“For us, the best all-around new tangerines for both consumers and grower return are the ‘Autumn Honey’ and ‘Juicy Crunch.’ The second best variety for us is ‘Early Pride.’ The next group includes the ‘Tango,’ ‘Roe,’ and ‘Aroema’ tangerines. These three could fit into a ‘Cutie’/‘Halo’ type mix. Currently, we like the following rootstocks based on soil type and scion selection ‘US897,’ ‘US639,’ ‘US942,’ and Swingle.”
In future varieties, Roe says he would like to see new selections that have the tolerance to HLB that ‘Sugar Belle’ has shown or even better.
Grosser says he and other breeders will continue their tireless efforts to bring growers quality juice and fresh citrus varieties that can be grown sustainably in an HLB environment with tolerance to the disease a priority as well. Efforts are bearing fruit already.
“If I were a grower today, I wouldn’t be hesitant to plant sweet orange ‘OLL-8’ (or ‘OLL-4’) on ‘rough lemon’ or any of the UFR’s, especially ‘UFR-1,’ ‘UFR-4,’ ‘UFR-5,’ or ‘UFR-17.’ ‘OLL-8’ also is performing well on yet-unreleased ‘Orange 14’ (a sibling of ‘UFR 1-4’),” he says. “I hope to get this rootstock released next year.
“For mid-season oranges, I like the new budline of ‘Valquarius,’ and we will be releasing a more robust clone of ‘Vernia’ — probably next year. For early oranges, I especially like our new early Valencias ‘EV-1’ and ‘EV-2’ that produce juice with much better flavor and color than Hamlin, and can usually be harvested beginning in mid-November.”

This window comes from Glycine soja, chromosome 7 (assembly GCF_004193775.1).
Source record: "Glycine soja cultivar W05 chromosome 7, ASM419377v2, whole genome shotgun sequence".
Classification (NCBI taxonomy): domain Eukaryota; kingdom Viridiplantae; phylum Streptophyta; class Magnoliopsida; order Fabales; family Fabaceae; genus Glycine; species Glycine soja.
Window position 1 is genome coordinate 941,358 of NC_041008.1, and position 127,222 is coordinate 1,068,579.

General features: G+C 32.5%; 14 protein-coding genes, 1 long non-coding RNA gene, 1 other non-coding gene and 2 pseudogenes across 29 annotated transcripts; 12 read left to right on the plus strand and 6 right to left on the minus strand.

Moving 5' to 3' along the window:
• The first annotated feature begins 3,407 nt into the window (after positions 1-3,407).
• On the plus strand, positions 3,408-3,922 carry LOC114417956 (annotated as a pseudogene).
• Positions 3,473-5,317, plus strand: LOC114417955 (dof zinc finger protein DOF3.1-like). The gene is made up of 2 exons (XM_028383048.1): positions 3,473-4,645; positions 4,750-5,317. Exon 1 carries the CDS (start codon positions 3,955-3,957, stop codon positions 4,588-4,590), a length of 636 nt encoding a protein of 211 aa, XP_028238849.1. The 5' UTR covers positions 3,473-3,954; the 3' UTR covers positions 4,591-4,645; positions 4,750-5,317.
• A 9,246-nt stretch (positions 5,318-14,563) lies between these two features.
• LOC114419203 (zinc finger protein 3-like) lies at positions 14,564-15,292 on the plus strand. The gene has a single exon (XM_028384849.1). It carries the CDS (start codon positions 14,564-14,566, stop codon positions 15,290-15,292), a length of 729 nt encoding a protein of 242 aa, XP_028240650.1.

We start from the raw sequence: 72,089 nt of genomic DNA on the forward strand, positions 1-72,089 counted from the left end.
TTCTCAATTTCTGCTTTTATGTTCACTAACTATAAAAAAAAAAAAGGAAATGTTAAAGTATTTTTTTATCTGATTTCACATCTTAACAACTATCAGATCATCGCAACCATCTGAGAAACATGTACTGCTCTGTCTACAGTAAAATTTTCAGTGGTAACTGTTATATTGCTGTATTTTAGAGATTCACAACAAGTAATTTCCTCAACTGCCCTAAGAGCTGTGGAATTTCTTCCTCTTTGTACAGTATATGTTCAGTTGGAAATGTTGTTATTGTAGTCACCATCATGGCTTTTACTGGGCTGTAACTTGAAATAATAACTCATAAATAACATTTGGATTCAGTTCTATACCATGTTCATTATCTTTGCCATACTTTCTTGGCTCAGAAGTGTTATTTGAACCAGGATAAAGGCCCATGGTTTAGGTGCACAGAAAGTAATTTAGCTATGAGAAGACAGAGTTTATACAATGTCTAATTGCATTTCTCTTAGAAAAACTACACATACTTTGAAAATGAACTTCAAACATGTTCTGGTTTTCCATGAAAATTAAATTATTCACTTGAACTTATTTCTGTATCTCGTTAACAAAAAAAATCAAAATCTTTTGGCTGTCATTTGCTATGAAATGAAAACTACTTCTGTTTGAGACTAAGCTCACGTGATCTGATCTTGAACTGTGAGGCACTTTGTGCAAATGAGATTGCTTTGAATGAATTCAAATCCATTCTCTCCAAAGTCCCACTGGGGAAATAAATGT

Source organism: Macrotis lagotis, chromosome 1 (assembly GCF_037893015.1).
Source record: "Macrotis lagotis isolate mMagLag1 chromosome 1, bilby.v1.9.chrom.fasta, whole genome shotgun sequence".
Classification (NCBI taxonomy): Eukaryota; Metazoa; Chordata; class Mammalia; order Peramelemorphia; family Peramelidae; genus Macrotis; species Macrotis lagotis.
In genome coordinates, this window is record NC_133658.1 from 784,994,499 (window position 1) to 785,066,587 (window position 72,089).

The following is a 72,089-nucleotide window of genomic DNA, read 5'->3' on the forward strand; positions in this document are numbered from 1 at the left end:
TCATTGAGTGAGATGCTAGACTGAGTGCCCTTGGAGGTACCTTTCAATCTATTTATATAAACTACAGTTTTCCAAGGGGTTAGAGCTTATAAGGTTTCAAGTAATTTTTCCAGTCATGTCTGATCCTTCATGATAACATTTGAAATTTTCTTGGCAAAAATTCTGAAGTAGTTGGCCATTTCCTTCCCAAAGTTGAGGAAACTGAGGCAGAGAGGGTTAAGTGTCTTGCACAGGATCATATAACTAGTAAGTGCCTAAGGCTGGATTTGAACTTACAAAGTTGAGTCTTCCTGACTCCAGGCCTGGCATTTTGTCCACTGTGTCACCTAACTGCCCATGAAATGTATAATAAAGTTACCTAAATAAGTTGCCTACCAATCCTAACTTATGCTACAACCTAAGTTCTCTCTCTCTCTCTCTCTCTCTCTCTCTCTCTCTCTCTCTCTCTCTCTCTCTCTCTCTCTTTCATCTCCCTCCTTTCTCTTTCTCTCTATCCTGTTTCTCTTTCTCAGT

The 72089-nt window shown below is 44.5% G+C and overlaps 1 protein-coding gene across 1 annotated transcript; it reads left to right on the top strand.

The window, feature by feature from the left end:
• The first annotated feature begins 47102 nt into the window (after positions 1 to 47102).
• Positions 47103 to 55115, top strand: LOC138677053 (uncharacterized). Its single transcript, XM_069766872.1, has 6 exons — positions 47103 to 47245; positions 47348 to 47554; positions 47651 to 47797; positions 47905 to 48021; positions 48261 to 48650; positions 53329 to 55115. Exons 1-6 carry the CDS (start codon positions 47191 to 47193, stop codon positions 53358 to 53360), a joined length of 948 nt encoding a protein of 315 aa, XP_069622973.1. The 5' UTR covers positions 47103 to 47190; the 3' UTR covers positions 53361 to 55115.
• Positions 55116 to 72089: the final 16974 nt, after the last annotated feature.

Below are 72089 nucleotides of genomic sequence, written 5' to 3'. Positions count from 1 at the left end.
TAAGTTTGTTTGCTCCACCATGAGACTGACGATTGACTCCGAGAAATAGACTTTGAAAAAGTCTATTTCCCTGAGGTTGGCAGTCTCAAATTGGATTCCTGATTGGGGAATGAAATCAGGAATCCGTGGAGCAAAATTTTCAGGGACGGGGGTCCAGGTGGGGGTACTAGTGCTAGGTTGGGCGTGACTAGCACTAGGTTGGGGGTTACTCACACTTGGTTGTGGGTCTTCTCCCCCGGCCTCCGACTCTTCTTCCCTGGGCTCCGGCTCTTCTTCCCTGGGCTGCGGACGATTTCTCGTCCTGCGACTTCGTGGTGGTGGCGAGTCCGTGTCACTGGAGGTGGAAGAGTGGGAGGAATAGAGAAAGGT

The flurry of activity of new rootstocks and varieties being developed are a good sign for the future of Florida citrus. While it might frustrating and uneasy not having reams of data on selection performance, good communication with other growers, plant breeders, CRDF, NVDMC, and nurseries will help clear some of those concerns moving forward.
“Unfortunately, there is not a single source for data, though the CRDF is placing a great deal of emphasis on data collection and data sharing,” Chaires says. “Many small trials are in the field for fresh and processed selections and field staff from the breeding teams of CRDF and NVDMC will need to share information about what selections and plant nutrition treatments are doing well. The more formal trials being done with the USDA Multi-Agency Coordinating Group, CRDF, and large private cooperators will be shared through a central source. NVDMC also is deploying a person to visit small trial plantings and will seek guidance on what to look for and what to record.”
Information is out there at field days, grower luncheons, trade shows like the Florida Citrus ShowSM, citrus industry and academic websites, and trade journals. A lot is riding on the new rootstocks and varieties being developed. And, even more is riding on growers putting these new trees in the ground.